While at Wake Forest, Woods studied anthropology and studio art, while serving as the creative liaison intern for three years at the Office of Sustainability. In this internship, Woods photo documented events and developed various sustainability themed public art exhibitions.

“I believe I gained the most from being under Dedee’s leadership for three years. She taught me how to be an accountable person in the workforce, encouraged free flowing creativity and allowed me to fail. With this guidance, I learned how to own projects from cradle to grave and within failure, I grew,” Woods recalls from her internship with the Office of Sustainability.  “I felt empowered to follow my passions by navigating the current opportunity to my next goal. I also trusted the process which allowed me to adapt, change direction and refine what I saw myself accomplishing in the short and long term.”

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Greening the Goal

September 8th, 2016

The Wake Forest Athletic Department and the Office of Sustainability teamed up to host the University’s first carbon neutral soccer game on Sept. 6, in a match against Appalachian State University. Dr. Miles Silman, the Andrew Sabin Family Foundation Presidential Chair in Conservation Biology and director of the Center for Energy, Environment and Sustainability, served as the team’s honorary captain.

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Office of Sustainability graphic design and social media intern, Talia Roberts, engages with fellow students at the first Wake Forest carbon neutral soccer game.

In preparation for the event, sustainability departments from Wake Forest and Appalachian State worked together to determine the carbon dioxide emissions from the team’s travel to and from Winston-Salem, as well as emissions generated from the stadium lights and fan transportation.

Carbon dioxide emissions generated from the game are being offset by We Are Neutral, a nonprofit organization that offsets homes, schools, businesses, travel, meetings, and sporting events. We Are Neutral creates offsets by planting trees on conservation lands, performing free home energy upgrades for low-income residents, and supporting the reduction of methane released from landfills.

During the game, members of the Office of Sustainability team interacted with fans to educate them about the impact of their activities on the environment and ways they can help reduce their carbon footprint.

“Our sustainability interns did a great job reaching out to fans of all ages and engaging them in our carbon footprint quiz, where they had to assess the relative emissions of air travel, plane travel, home energy use, and meat consumption. Our mission was not to condemn any of those activities, but simply to educate others so they can determine if more sustainable options may be appropriate in certain situations,” said Brian Cohen, Program Coordinator for the Wake Forest Office of Sustainability. “This initiative allowed us to reach a segment of the Wake Forest community that we do not have access to on a daily basis, and we look forward to coordinating with Athletics on more outreach opportunities in the future.”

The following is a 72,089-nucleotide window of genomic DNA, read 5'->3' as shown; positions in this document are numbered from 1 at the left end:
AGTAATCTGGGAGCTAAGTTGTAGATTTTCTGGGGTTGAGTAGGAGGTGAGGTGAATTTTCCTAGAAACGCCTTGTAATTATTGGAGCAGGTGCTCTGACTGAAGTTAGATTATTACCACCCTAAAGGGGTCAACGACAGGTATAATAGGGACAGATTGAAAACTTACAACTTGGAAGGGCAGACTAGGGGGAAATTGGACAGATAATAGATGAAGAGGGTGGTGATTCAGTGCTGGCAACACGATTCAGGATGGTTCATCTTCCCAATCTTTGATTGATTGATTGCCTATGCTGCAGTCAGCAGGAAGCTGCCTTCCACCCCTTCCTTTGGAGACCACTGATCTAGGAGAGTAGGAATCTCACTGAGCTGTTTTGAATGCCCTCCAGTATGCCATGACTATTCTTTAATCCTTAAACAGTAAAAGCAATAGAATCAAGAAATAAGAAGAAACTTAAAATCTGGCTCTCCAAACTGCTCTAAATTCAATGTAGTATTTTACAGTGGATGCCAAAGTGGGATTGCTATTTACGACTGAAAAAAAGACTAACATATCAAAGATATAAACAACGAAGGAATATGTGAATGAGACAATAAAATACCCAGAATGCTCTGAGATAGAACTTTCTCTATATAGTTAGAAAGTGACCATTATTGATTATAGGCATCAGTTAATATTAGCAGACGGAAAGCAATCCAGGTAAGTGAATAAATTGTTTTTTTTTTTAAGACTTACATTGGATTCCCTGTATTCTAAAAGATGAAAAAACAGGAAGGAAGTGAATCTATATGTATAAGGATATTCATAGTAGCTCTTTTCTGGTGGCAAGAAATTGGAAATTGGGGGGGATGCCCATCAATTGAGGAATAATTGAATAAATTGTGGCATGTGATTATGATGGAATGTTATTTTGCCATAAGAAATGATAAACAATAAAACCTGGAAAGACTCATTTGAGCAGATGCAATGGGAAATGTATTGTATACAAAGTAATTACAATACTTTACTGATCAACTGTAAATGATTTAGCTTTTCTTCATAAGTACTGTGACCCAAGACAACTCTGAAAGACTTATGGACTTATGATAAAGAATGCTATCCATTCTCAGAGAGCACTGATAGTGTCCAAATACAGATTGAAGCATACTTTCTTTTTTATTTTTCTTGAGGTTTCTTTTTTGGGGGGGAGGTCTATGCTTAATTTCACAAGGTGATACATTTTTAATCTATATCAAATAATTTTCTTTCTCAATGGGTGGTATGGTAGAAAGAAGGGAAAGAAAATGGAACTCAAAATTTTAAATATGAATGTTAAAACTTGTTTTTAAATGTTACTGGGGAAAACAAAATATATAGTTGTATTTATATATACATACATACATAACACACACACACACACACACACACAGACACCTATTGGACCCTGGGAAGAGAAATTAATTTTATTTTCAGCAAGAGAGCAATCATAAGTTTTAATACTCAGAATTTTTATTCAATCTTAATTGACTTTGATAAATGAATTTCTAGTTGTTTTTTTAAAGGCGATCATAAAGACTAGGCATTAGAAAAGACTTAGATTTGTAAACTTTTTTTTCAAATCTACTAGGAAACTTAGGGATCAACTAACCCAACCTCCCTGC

The game ended with a 3-0 victory for Wake Forest and a small win for Planet Earth.

Update 9/2/16

September 2nd, 2016

Two trees along the path to Reynolda Village have been undermined by the creek and storm water.  Both trees present a safety risk as they are leaning over the walking path.

Two poplar trees scheduled for removal.

Two trees scheduled for removal along the path to Reynolda Village.

Sustainability course offerings continue to grow

August 29th, 2016

The fifth annual Magnolias Curriculum Project brought together ten faculty members on May 11-12, 2016, to explore extending sustainability education across disciplines. Ron Von Burg, assistant professor in the Department of Communications, and Luke Johnston, associate professor of Religion and Environmental Studies, facilitated this year’s workshop.

The workshop aims to build an interdisciplinary community of scholars dedicated to addressing sustainability and empowering these scholars to incorporate sustainability into their own courses.

This year’s cohort was a great illustration of the breadth of faculty with participation from the following departments: divinity, art, politics and international affairs, education, English, psychology and anthropology.

“I was probably most wonderfully surprised by the range of colleagues I met and formed relationships with—I really feel everyone brought something new and interesting to my world and I want to continue these relationships,” a Magnolias Curriculum Project participant said.

During this two-day workshop, participants discussed sustainability literature, developed key learning objectives for their students, and shared information from their own unique fields of study. This innovative approach to curricular change provides faculty with an intellectually stimulating environment.

“I left the workshop invigorated with new ideas and with a better framework for understanding sustainability at Wake Forest University, in Winston-Salem, regionally and globally,” a participant stated in the workshop evaluation.

Following the workshop, faculty participants submitted a syllabus for a course in which sustainability-related outcomes are integrated. These courses are either classes the faculty have been teaching and plan to teach again, or completely new courses they are developing.

An example of a new sustainability course offering is Andrew Gurstelle’s Introduction to Museum Studies which explores sustainable heritage development, the long-term sustainability of cultural sites, and the idea of cultural landscapes as social constructs.

Each year this workshop results in an increased number of courses that support a wide variety of sustainability learning objectives. This gives students from all disciplines the opportunity to pursue knowledge about sustainability through a variety of lenses. The 2016 cohort brought the number of Magnolias Curriculum Project participants up to 52.

The faculty’s revised and new syllabi are available online and serve as examples for future cohorts.